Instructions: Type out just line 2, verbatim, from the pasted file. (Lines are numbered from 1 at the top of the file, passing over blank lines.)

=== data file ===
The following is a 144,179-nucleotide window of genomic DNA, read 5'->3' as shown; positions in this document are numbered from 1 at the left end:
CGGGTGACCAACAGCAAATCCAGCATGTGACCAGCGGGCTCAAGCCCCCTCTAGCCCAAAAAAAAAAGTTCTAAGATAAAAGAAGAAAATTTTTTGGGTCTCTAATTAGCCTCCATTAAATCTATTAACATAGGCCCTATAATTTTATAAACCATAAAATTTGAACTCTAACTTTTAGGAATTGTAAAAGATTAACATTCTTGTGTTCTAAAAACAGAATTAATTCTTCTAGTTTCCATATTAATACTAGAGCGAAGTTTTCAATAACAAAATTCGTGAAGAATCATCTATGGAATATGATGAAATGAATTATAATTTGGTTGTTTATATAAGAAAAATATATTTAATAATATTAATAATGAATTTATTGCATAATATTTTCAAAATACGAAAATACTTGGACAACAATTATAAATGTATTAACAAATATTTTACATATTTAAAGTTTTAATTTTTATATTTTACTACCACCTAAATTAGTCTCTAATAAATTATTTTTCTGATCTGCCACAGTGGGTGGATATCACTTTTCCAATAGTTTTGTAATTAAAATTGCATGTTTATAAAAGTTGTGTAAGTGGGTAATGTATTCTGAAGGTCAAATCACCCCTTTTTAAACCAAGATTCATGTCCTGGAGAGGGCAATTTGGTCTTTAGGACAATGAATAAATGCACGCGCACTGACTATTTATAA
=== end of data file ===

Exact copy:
CGGGTGACCAACAGCAAATCCAGCATGTGACCAGCGGGCTCAAGCCCCCTCTAGCCCAAAAAAAAAAGTTCTAAGATAAAAGAAGAAAATTTTTTGGGTCTCTAATTAGCCTCCATTAAATCTATTAACATAGGCCCTATAATTTTATAAACCATAAAATTTGAACTCTAACTTTTAGGAATTGTAAAAGATTAACATTCTTGTGTTCTAAAAACAGAATTAATTCTTCTAGTTTCCATATTAATACTAGAGCGAAGTTTTCAATAACAAAATTCGTGAAGAATCATCTATGGAATATGATGAAATGAATTATAATTTGGTTGTTTATATAAGAAAAATATATTTAATAATATTAATAATGAATTTATTGCATAATATTTTCAAAATACGAAAATACTTGGACAACAATTATAAATGTATTAACAAATATTTTACATATTTAAAGTTTTAATTTTTATATTTTACTACCACCTAAATTAGTCTCTAATAAATTATTTTTCTGATCTGCCACAGTGGGTGGATATCACTTTTCCAATAGTTTTGTAATTAAAATTGCATGTTTATAAAAGTTGTGTAAGTGGGTAATGTATTCTGAAGGTCAAATCACCCCTTTTTAAACCAAGATTCATGTCCTGGAGAGGGCAATTTGGTCTTTAGGACAATGAATAAATGCACGCGCACTGACTATTTATAA